December 01, 2010

A glossary of hard-boiled slang

Last month the mouthpiece I got taking care of business for me out in California, he lets me know we’re behind the eight-ball. “You got to be straight with me, Vinny.” I tell him. “What’s it mean? Are we jake or are we in a jam?”

Actually what I said was “Vinny, every time someone says ‘we’re behind the eight-ball’, I never know, is that good or bad?”  Sadly un-hardboiled, but what’s a girl to do?

Well. Not long after, compiling a hard-boiled crime bookmark for our Libraries guys promotion, what did I come across but “Twists, slugs and roscoes: a glossary of hard-boiled slang” by William Denton, a web librarian in Toronto (hey, isn't that the same place the guy was from who made the list of Captain Haddock’s curses? Is this something to do with weather?). There it was, "behind the eight-ball", right between “beezer” (nose) and “bent car” (stolen car). If only I'd have known, it would have been eggs in the coffee.

According to Erle Stanley Gardner, in "Getting away with murder", a piece he wrote for The Atlantic which Denton reprints, that genius Dashiell Hammett’s dazzling command of criminalese was gained not so much from his time as a Pinkerton op, as we all thought, but from slang dictionaries. Apparently he even got the quintessential “shamus” from a dictionary, and here’s the startling claim: it’s not Irish, from Seamus, the cop on the beat, as I always thought, just as everyone did who’d ever seen a James Cagney movie or read A Tree Grows in Brooklyn, but Jewish-American, although the precise origin escaped Gardner, to his frustration.

What? Shamus is Jewish?

I did some sleuthing around and it looks as though it might be true. An article published a few years back in the Jewish Daily Forward, “Bogie speaks Yiddish”, makes a convincing case that 'shamus’ comes from the Yiddish word for the synagogue beadle, “shammes”,  the person who knows everyone’s business, or, as the proverb has it, "I don’t need to know him," Ikh ken dem shammes un der shammes ken di gantze shtot, “I know the shammes and the shammes knows the whole town.”

syndetics-lcAn Irish version of  'shammes', pronounced with a long 'a' like the ubiquitous Seamus, did sprout on the streets of New York. But, reports the article (whereby its endearing title), in the great Howard Hawks film version of  Raymond Chandler’s The Big Sleep, when Humphrey Bogart is asked what he does and replies “I’m a shamus”, he gives it the Yiddish pronunciation, rhyming it with Thomas. Always a class act, Bogie.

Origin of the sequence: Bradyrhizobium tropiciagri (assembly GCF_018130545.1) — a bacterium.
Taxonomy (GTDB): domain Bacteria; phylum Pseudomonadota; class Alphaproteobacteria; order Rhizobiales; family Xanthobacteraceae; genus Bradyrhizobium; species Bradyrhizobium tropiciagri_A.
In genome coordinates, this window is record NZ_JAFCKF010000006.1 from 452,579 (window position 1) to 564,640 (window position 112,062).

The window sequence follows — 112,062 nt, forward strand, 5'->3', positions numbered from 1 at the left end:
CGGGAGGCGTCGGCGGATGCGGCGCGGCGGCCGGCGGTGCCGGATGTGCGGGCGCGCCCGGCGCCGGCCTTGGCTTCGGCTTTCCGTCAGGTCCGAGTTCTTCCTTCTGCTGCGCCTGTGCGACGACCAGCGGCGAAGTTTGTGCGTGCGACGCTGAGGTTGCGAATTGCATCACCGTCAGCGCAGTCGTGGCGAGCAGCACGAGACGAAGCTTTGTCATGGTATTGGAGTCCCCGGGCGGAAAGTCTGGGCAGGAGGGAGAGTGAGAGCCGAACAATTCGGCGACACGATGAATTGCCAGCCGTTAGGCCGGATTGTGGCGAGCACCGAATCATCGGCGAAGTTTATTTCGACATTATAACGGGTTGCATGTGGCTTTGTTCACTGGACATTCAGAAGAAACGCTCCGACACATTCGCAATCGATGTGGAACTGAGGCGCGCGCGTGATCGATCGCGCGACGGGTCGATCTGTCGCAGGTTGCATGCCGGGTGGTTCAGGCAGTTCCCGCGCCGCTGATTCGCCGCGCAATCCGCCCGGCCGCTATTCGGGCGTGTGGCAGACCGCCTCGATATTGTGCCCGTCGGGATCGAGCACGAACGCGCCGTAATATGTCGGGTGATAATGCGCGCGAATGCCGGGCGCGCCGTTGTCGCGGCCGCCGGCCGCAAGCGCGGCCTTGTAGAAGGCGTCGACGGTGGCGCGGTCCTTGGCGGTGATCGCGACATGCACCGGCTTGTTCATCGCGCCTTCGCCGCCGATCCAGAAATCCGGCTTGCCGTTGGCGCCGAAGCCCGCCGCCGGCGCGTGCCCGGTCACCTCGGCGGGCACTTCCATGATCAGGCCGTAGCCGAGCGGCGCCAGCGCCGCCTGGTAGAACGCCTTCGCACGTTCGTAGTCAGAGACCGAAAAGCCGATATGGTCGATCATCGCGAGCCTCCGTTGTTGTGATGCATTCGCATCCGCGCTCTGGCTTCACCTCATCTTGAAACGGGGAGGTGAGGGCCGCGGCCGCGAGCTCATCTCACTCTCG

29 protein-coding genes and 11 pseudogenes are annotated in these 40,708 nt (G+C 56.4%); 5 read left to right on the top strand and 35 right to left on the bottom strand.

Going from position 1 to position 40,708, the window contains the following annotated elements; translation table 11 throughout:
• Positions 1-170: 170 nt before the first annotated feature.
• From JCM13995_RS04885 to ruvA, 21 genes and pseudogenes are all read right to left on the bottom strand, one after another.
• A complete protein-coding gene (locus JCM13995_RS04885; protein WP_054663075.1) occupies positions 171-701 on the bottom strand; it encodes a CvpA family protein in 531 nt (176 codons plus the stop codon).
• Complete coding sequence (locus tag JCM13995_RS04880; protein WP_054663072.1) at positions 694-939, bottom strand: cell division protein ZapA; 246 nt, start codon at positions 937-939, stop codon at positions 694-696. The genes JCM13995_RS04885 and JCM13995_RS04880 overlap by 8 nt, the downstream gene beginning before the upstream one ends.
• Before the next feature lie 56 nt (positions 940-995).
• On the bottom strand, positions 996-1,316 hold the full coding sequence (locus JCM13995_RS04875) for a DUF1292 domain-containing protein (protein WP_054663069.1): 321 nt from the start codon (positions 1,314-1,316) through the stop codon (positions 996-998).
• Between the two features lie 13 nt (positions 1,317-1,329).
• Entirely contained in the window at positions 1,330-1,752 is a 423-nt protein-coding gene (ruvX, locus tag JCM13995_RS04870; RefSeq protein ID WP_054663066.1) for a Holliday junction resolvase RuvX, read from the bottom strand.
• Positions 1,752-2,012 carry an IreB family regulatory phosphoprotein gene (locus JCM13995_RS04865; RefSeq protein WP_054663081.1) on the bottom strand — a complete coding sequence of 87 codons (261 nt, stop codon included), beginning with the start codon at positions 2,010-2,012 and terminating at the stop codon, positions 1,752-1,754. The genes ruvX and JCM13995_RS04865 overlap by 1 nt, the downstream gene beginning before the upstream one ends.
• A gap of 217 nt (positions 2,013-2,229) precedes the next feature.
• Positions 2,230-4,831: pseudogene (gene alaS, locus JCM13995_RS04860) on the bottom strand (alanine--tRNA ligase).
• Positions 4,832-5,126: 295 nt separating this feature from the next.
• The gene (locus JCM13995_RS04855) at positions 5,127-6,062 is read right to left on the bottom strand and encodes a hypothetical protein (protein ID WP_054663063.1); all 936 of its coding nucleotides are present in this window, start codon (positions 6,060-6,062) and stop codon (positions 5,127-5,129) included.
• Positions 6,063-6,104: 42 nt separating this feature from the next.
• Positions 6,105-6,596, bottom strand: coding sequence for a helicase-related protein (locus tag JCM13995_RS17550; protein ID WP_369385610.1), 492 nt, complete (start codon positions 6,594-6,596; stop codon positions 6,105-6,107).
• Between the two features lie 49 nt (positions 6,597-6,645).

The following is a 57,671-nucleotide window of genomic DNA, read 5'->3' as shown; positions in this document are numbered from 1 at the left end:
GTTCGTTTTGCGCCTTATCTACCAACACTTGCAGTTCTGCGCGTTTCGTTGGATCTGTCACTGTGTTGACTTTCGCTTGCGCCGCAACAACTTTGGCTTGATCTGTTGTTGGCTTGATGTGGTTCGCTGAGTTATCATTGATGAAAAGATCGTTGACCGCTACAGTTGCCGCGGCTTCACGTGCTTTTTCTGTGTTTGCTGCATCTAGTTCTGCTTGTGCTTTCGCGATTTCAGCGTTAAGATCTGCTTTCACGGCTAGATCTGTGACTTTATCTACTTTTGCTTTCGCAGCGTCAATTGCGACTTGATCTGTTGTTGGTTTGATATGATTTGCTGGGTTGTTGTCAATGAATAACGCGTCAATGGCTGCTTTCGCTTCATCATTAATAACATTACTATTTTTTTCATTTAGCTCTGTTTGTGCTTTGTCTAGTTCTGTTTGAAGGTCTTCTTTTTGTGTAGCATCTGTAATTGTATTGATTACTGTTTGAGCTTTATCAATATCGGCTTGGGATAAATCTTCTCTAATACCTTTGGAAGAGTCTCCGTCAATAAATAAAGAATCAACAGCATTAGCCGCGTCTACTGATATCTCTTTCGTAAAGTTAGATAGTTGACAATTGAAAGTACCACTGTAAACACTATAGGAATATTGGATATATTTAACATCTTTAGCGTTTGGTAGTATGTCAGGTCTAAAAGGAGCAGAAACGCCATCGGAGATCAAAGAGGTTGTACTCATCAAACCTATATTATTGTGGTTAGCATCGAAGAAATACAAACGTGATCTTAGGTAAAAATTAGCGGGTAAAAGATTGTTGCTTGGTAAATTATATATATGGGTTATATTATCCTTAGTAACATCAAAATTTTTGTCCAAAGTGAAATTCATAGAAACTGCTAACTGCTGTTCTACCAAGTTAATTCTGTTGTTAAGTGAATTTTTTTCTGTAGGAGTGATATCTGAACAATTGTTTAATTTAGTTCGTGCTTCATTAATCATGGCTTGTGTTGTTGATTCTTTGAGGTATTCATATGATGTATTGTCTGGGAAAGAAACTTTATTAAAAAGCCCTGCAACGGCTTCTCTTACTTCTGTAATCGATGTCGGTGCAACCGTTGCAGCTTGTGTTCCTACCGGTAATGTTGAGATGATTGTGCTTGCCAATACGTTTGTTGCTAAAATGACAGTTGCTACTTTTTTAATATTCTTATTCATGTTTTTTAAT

In the book, although Eddie’s “pug” calls Philip Marlowe a shamus, Marlowe never calls himself one. What he says is “I’m a sleuth”. Raymond Chandler is one of my favourite writers, and I've read everything he ever wrote. He spent his final years in my home town of La Jolla, which he called 'Esmeralda' in the book he set there, Playback. It's not a good book, but then he was in bad shape, adrift on a sea of alcoholism, having found no anchor to replace his beloved Cissy, pink-rinsed curls and all.

As my mother replied when I checked the address and found out it was next door to our dentist (a sort of Chandlerian character who would be smoking a cigar as you settled into the chair, although he wasn't illegally dispensing drugs ending in -caine like Chandler's dentists do, at least as far as I know), and said "I know he didn't go out much, but Dr. Eller might have caught sight of him through the window", "I don't think so dear, in those years he was really always horizontal.”

'Tall, aren’t you?’ she said.

‘I didn’t mean to be.’

Her eyes rounded. She was puzzled. She was thinking. I could see, even on that short acquaintance, that thinking was always going to be a bother to her.

'Handsome too,’ she said, ‘And I bet you know it.'

I grunted.

'What’s your name?’

‘Reilly,’ I said. ‘Doghouse Reilly’.

‘That’s a funny name.’ She bit her lip and turned her head a little and looked at me along her eyes. Then she lowered her lashes until they almost cuddled her cheeks and slowly raised them again, like a theatre curtain. I was to get to know that trick. That was supposed to make me roll over on my back with all four paws in the air.

‘Are you a prizefighter?’ she asked, when I didn’t.

‘Not exactly. I’m a sleuth.’

-- from The Big Sleep, first published 1939

Fantastic magazine photo which appeared in Life Magazine of real-life shamus and acquaintances

Ditulis Oleh : tosca // 05:30


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